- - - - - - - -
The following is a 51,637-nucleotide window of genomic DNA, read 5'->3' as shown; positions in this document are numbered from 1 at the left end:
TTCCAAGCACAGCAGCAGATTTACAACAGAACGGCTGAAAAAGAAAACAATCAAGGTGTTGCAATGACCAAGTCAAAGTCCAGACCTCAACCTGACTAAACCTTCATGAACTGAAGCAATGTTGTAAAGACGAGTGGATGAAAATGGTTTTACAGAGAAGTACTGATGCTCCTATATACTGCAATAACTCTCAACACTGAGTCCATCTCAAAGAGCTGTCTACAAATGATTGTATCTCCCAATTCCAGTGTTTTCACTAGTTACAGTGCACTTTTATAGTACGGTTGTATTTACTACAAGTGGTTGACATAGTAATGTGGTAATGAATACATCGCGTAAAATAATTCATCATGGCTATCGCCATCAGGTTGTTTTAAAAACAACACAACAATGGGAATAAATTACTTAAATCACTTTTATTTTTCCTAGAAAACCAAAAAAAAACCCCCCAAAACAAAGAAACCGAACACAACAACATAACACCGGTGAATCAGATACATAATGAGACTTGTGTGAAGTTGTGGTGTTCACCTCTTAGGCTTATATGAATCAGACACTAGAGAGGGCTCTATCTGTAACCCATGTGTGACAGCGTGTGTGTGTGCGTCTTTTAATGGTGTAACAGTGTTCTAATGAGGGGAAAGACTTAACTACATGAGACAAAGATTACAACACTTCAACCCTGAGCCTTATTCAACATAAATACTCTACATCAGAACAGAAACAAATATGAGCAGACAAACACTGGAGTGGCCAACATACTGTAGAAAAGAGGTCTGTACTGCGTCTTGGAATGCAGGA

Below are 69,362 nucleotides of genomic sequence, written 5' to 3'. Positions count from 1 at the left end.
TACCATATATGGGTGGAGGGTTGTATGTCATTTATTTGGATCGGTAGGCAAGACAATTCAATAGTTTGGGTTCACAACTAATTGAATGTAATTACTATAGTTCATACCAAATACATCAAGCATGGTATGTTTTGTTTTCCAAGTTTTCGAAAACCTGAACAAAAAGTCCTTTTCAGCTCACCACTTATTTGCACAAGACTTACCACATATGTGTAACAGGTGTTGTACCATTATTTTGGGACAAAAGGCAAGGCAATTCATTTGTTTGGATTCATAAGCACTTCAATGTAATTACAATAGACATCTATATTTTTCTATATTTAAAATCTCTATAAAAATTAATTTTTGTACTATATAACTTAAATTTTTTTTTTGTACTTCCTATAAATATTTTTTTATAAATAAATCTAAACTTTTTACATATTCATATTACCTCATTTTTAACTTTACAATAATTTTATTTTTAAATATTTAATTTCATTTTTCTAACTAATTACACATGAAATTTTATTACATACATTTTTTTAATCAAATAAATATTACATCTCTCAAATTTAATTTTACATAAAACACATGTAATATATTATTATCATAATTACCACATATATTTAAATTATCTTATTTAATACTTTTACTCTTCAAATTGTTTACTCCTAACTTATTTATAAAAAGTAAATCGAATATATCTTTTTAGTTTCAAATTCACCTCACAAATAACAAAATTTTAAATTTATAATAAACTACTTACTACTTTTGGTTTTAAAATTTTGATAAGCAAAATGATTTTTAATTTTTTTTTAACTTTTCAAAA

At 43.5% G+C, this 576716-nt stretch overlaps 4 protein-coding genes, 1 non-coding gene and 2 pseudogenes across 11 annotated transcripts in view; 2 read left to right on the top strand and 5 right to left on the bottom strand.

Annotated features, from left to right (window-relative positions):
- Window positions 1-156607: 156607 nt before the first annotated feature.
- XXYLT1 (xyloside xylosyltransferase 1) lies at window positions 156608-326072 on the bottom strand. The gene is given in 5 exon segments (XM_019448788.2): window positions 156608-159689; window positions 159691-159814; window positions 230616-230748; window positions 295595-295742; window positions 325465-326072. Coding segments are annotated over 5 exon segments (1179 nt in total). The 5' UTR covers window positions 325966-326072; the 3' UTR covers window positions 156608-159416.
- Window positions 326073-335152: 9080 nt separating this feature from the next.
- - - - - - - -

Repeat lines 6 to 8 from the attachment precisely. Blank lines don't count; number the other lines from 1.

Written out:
Annotated features, from left to right (window-relative positions):
- Window positions 1-156607: 156607 nt before the first annotated feature.
- XXYLT1 (xyloside xylosyltransferase 1) lies at window positions 156608-326072 on the bottom strand. The gene is given in 5 exon segments (XM_019448788.2): window positions 156608-159689; window positions 159691-159814; window positions 230616-230748; window positions 295595-295742; window positions 325465-326072. Coding segments are annotated over 5 exon segments (1179 nt in total). The 5' UTR covers window positions 325966-326072; the 3' UTR covers window positions 156608-159416.